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CFPB Urges Greater Access to Credit in Rural Areas

[Wednesday, February 25th, 2015]

The Consumer Financial Protection Bureau (CFPB), in an effort to help people in underserved communities secure mortgages, has proposed changes to some of its regulations. They are focusing especially on rural areas, where small lenders may have difficulty complying with current federal guidelines.

The proposal would allow financial institutions to offer more types of mortgages in rural and underserved communities. Richard Cordray, director of the CFPB, said that the changes would help people while still keeping consumer protections intact.

The mortgage rules in question were put into place in January and May 2013 and, for the most part, took hold in January 2014. They include the Ability-to-Repay rule, which protects folks from predatory mortgage lenders. The rule required lenders to make a good-faith determination that potential borrowers can repay loans and blocks them from putting risky loan features in place.

“Responsible lending by community banks and credit unions did not cause the financial crisis,” said Cordray. “Today’s proposal will help consumers in rural or underserved areas access the mortgage credit they need, while still maintaining these important new consumer protections.”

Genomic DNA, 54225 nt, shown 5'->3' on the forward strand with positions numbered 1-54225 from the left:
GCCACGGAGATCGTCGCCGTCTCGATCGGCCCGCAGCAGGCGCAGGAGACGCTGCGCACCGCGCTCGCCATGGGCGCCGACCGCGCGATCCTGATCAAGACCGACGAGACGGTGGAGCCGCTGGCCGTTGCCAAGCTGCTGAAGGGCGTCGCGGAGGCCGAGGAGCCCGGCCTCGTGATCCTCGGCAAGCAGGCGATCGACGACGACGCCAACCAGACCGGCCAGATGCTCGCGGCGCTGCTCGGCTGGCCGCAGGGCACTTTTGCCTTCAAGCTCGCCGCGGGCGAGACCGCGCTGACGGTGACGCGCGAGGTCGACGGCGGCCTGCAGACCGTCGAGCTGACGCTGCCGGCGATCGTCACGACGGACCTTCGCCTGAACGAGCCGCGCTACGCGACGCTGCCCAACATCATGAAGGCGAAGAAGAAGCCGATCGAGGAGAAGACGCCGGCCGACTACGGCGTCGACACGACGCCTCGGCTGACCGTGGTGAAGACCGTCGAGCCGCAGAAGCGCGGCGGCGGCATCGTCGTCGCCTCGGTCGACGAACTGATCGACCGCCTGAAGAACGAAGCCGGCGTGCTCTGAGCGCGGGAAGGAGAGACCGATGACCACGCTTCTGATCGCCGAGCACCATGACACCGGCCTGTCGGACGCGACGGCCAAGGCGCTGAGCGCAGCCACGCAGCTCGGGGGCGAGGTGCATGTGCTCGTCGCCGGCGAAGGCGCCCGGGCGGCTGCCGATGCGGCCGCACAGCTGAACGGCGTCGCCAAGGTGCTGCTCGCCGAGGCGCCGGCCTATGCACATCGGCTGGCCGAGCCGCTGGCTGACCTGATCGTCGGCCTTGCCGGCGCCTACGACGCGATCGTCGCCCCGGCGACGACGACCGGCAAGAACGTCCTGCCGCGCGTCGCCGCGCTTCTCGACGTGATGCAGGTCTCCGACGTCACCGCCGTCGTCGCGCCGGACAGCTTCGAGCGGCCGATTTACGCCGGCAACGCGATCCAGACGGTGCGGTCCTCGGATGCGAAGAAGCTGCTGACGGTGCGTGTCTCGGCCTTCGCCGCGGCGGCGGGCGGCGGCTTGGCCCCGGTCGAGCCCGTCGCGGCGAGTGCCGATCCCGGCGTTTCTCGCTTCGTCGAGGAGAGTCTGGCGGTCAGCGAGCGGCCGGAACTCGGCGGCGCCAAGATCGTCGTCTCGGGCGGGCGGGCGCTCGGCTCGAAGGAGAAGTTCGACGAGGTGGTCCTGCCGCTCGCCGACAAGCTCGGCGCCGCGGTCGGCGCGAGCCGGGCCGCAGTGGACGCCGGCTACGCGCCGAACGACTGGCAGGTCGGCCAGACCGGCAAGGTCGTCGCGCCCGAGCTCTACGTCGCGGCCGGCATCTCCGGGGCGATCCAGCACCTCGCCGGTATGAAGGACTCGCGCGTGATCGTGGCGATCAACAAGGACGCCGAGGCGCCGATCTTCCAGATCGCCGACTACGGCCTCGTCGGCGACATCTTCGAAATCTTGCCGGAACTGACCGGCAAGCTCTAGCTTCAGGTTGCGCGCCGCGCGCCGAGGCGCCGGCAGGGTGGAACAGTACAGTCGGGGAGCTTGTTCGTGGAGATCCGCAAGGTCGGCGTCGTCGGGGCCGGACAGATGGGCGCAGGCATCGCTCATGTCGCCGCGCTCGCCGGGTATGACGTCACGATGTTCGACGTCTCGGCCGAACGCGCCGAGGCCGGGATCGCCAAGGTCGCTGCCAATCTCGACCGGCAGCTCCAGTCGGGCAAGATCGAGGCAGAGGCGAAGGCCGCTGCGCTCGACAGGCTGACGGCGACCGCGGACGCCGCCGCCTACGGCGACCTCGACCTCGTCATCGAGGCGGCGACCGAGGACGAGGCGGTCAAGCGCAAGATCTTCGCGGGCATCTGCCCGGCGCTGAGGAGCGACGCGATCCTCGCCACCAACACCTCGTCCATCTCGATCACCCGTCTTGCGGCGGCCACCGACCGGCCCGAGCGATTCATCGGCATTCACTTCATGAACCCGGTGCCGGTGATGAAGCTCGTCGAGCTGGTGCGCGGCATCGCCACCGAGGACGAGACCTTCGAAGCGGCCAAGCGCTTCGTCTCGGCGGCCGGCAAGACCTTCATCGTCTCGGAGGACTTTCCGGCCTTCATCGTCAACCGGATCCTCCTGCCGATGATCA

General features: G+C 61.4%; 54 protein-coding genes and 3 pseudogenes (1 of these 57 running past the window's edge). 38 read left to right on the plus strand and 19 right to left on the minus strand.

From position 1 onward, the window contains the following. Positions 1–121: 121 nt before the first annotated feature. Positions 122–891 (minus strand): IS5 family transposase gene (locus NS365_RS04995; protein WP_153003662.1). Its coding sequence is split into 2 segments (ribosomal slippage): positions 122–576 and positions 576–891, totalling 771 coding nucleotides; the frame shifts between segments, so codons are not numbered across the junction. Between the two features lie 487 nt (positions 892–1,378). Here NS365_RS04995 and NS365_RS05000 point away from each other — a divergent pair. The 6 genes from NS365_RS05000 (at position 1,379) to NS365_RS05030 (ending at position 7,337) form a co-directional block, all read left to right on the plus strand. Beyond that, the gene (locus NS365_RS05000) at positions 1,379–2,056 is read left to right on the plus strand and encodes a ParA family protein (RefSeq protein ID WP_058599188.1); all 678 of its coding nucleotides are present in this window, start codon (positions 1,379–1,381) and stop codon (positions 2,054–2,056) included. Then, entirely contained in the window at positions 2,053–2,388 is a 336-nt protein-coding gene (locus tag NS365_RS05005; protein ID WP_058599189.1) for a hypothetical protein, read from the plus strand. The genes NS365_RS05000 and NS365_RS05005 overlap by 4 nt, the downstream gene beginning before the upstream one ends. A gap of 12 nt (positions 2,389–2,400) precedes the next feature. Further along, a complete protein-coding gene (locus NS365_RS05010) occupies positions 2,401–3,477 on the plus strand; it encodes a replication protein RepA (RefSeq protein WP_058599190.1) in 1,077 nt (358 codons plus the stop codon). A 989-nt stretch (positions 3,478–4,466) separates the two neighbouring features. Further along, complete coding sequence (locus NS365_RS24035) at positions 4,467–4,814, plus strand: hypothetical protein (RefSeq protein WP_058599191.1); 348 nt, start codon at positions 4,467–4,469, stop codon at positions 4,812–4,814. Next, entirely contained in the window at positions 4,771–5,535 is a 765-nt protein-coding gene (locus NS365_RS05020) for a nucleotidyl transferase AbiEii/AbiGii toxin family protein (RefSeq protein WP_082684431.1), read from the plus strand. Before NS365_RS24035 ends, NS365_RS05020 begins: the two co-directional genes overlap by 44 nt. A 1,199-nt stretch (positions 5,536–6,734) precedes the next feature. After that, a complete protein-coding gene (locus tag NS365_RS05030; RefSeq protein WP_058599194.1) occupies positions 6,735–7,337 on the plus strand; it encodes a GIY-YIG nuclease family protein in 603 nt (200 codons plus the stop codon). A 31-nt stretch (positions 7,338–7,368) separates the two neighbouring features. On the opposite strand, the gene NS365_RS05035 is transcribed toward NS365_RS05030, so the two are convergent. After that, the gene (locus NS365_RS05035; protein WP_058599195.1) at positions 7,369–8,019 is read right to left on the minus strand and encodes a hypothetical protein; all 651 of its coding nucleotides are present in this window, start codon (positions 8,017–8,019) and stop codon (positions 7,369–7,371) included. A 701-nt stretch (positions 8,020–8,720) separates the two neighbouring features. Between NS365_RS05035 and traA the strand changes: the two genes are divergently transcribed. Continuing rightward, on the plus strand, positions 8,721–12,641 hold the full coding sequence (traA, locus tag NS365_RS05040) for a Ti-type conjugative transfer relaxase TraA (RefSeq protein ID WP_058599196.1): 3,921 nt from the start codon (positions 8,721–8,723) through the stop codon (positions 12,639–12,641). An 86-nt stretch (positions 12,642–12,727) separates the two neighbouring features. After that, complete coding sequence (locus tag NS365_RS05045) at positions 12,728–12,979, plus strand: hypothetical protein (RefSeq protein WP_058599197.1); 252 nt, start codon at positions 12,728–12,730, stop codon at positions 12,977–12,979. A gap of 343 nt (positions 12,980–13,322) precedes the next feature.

Small creditors struggle with regulations

Some of the provisions in the new mortgage rules specifically impact small creditors. The regulation that small creditors can originate a qualified mortgage with a balloon payment is one example; balloon payments aren’t allowed with mortgages, except in designated rural and underserved areas.

Proposed changes include:

  •  Expansion of the definition of small creditor. Lenders could originate up to 2,000 first-lien mortgages and still qualify as small creditors, up from a limit of 500. This number would exclude loans in the creditor’s own portfolio.
  •  Mortgage affiliates would be included in small-creditor status calculations. The asset limit for small–creditor status would remain at less than $2 billion, but the proposal would mean that the assets of creditors’ mortgage-originating affiliates would be included in the calculation.
  •  Changing the definition of “rural.” The proposal would expand the definition of rural to include census blocks that are not in an urban area according to the U.S. Census Bureau.
  •  Allowing grace periods for small and underserved creditors that exceed the origination limit or asset-size limit. Financial institutions would be able to operate as long as their applications are received before April 1 of the current calendar year.
  •  Creating a one-year period for lenders to qualify for rural or underserved status.

The CFPB is coordinating with other government agencies in an effort to guarantee a smooth transition with regard to the new mortgage rules.

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